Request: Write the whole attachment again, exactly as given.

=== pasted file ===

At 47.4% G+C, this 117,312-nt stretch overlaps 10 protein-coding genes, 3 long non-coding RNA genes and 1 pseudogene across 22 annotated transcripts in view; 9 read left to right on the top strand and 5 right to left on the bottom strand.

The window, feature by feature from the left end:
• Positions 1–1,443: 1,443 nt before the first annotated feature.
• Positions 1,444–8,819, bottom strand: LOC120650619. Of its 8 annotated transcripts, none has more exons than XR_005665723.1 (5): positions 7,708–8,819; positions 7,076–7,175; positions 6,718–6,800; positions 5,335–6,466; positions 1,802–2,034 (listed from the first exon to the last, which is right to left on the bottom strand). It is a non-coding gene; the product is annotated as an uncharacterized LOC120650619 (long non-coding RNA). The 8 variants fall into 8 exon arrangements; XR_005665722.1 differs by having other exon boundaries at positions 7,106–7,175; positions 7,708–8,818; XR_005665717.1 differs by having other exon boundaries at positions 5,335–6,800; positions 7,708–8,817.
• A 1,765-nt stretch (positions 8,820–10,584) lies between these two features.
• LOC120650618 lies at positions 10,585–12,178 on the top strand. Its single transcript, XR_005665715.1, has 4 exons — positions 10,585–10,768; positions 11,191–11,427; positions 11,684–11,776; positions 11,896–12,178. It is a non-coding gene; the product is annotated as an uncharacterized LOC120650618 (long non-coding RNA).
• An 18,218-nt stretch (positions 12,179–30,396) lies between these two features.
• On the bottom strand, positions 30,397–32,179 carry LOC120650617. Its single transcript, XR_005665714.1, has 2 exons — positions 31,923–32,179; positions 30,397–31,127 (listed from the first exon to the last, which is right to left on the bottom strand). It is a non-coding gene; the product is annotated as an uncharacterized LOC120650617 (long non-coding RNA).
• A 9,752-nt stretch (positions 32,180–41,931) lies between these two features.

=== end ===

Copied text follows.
At 47.4% G+C, this 117,312-nt stretch overlaps 10 protein-coding genes, 3 long non-coding RNA genes and 1 pseudogene across 22 annotated transcripts in view; 9 read left to right on the top strand and 5 right to left on the bottom strand.

The window, feature by feature from the left end:
• Positions 1–1,443: 1,443 nt before the first annotated feature.
• Positions 1,444–8,819, bottom strand: LOC120650619. Of its 8 annotated transcripts, none has more exons than XR_005665723.1 (5): positions 7,708–8,819; positions 7,076–7,175; positions 6,718–6,800; positions 5,335–6,466; positions 1,802–2,034 (listed from the first exon to the last, which is right to left on the bottom strand). It is a non-coding gene; the product is annotated as an uncharacterized LOC120650619 (long non-coding RNA). The 8 variants fall into 8 exon arrangements; XR_005665722.1 differs by having other exon boundaries at positions 7,106–7,175; positions 7,708–8,818; XR_005665717.1 differs by having other exon boundaries at positions 5,335–6,800; positions 7,708–8,817.
• A 1,765-nt stretch (positions 8,820–10,584) lies between these two features.
• LOC120650618 lies at positions 10,585–12,178 on the top strand. Its single transcript, XR_005665715.1, has 4 exons — positions 10,585–10,768; positions 11,191–11,427; positions 11,684–11,776; positions 11,896–12,178. It is a non-coding gene; the product is annotated as an uncharacterized LOC120650618 (long non-coding RNA).
• An 18,218-nt stretch (positions 12,179–30,396) lies between these two features.
• On the bottom strand, positions 30,397–32,179 carry LOC120650617. Its single transcript, XR_005665714.1, has 2 exons — positions 31,923–32,179; positions 30,397–31,127 (listed from the first exon to the last, which is right to left on the bottom strand). It is a non-coding gene; the product is annotated as an uncharacterized LOC120650617 (long non-coding RNA).
• A 9,752-nt stretch (positions 32,180–41,931) lies between these two features.